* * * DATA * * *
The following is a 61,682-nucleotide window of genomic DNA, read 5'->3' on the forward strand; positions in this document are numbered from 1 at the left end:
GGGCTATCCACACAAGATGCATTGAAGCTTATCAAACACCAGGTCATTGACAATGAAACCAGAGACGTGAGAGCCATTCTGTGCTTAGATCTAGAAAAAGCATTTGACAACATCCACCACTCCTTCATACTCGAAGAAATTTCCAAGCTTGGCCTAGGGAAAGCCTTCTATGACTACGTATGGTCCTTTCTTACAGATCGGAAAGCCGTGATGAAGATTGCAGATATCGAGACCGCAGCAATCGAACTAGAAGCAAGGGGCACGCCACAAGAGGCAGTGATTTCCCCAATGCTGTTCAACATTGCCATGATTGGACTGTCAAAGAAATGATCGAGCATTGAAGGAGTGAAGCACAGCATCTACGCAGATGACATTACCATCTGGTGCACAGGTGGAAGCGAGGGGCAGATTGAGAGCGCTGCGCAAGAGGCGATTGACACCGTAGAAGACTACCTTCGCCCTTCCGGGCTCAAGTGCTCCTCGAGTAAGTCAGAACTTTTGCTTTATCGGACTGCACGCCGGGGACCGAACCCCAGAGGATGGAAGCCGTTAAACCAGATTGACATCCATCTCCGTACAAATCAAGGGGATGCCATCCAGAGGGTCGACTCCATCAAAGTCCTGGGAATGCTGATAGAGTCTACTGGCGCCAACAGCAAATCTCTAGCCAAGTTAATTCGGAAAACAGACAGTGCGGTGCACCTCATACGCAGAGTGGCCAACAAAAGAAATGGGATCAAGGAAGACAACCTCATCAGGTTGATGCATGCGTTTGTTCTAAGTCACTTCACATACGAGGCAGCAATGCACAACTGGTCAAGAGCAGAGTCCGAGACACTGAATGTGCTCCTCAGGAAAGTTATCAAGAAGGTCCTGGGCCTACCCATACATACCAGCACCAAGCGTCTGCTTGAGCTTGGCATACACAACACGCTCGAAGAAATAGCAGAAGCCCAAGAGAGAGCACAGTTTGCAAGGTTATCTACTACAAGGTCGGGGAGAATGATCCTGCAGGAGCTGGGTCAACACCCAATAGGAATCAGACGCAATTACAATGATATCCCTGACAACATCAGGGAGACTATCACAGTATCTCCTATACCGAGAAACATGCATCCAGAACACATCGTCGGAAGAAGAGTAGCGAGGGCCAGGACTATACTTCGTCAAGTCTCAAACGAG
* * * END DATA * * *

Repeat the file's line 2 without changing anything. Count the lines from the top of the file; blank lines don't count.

GGGCTATCCACACAAGATGCATTGAAGCTTATCAAACACCAGGTCATTGACAATGAAACCAGAGACGTGAGAGCCATTCTGTGCTTAGATCTAGAAAAAGCATTTGACAACATCCACCACTCCTTCATACTCGAAGAAATTTCCAAGCTTGGCCTAGGGAAAGCCTTCTATGACTACGTATGGTCCTTTCTTACAGATCGGAAAGCCGTGATGAAGATTGCAGATATCGAGACCGCAGCAATCGAACTAGAAGCAAGGGGCACGCCACAAGAGGCAGTGATTTCCCCAATGCTGTTCAACATTGCCATGATTGGACTGTCAAAGAAATGATCGAGCATTGAAGGAGTGAAGCACAGCATCTACGCAGATGACATTACCATCTGGTGCACAGGTGGAAGCGAGGGGCAGATTGAGAGCGCTGCGCAAGAGGCGATTGACACCGTAGAAGACTACCTTCGCCCTTCCGGGCTCAAGTGCTCCTCGAGTAAGTCAGAACTTTTGCTTTATCGGACTGCACGCCGGGGACCGAACCCCAGAGGATGGAAGCCGTTAAACCAGATTGACATCCATCTCCGTACAAATCAAGGGGATGCCATCCAGAGGGTCGACTCCATCAAAGTCCTGGGAATGCTGATAGAGTCTACTGGCGCCAACAGCAAATCTCTAGCCAAGTTAATTCGGAAAACAGACAGTGCGGTGCACCTCATACGCAGAGTGGCCAACAAAAGAAATGGGATCAAGGAAGACAACCTCATCAGGTTGATGCATGCGTTTGTTCTAAGTCACTTCACATACGAGGCAGCAATGCACAACTGGTCAAGAGCAGAGTCCGAGACACTGAATGTGCTCCTCAGGAAAGTTATCAAGAAGGTCCTGGGCCTACCCATACATACCAGCACCAAGCGTCTGCTTGAGCTTGGCATACACAACACGCTCGAAGAAATAGCAGAAGCCCAAGAGAGAGCACAGTTTGCAAGGTTATCTACTACAAGGTCGGGGAGAATGATCCTGCAGGAGCTGGGTCAACACCCAATAGGAATCAGACGCAATTACAATGATATCCCTGACAACATCAGGGAGACTATCACAGTATCTCCTATACCGAGAAACATGCATCCAGAACACATCGTCGGAAGAAGAGTAGCGAGGGCCAGGACTATACTTCGTCAAGTCTCAAACGAG